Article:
The European Union on Tuesday announced 200 million euros ($222 million) of funding for the Ariane 6 rocket launcher and for small and medium-sized space technology companies.
© AFP | EU announces funding for Ariane 6 and other space-tech

Half the money is in the form of a loan for the new Ariane 6 heavy launcher program, a collaboration between the European Space Agency program and the ArianeGroup.
The other 100 million euros go towards a venture capital program to "support innovation and growth of European smaller and medium-sized space technology companies," the European Investment Bank (EIB), the lending arm of the European Union, said in a statement.
"The two announcements of today represent a game-changer for Europe in the support of the European space industry," the EU's Internal Market Commissioner Thierry Breton said.
"We are sending a clear signal that the space business in Europe is an attractive opportunity. This is a crucial initiative to support the development of European space start-ups so they can scale up," he added.
The first Ariane space rocket lifted off over the forests of French Guiana 40 years ago, enabling Europe to at last take its place as an independent player in the international race for space.
Since then the Ariane project has largely been a success, despite some setbacks, such as the explosion of the first Ariane 5 rocket in flight in 1996.
But in recent years, Ariane has come to face much fiercer competition, particularly from US firm Space X with its reusable launcher.
Europe is fighting back with its Ariane 6, due to take off in 2020.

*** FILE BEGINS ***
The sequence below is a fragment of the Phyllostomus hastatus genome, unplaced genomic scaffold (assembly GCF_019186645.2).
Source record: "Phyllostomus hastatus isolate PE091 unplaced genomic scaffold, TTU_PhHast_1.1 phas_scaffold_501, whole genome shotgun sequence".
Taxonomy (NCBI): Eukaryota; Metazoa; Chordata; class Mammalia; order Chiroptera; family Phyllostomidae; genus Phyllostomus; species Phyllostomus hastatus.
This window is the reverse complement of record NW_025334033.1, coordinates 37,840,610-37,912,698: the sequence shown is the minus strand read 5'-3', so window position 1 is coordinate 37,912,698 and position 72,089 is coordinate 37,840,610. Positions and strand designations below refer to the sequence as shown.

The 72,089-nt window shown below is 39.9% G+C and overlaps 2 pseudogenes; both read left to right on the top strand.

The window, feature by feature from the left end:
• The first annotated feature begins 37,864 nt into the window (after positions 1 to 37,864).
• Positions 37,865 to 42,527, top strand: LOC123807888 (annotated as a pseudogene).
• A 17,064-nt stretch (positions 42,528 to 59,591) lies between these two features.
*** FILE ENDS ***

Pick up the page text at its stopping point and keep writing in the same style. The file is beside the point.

"Ariane 6 will continue to enable Europe to deliver its launch activities for missions to all orbits, from geostationary satellites to medium and low Earth orbit missions," the EIB said.
The 100-million-euro loan will also mean "more competitive, environmentally friendly industrial facilities in Germany and France, including French Guiana," said ArianeGroup CEO Andre Hubert Roussel.
The cost of developing Ariane 6 is estimated at three billion euros, most of it financed by the European Space Agency.
Meanwhile, the new 100 million euro InnovFin Space Equity Pilot is "dedicated to supporting the innovation and growth of European SMEs operating in the sector of space technologies," the statement said.
The program will invest in venture capital funds across the European Union which support companies commercializing new products and services in the space sector.
Primo Space, an Italian early-stage tech investor, is the first fund selected by the European Investment Fund to benefit from the scheme.
With a target size of 80 million euros the scheme "will be amongst the first tech transfer funds only focused on space-related technologies in Europe and the first one in Italy," the EIB said in its statement.
This article was originally published in AFP.
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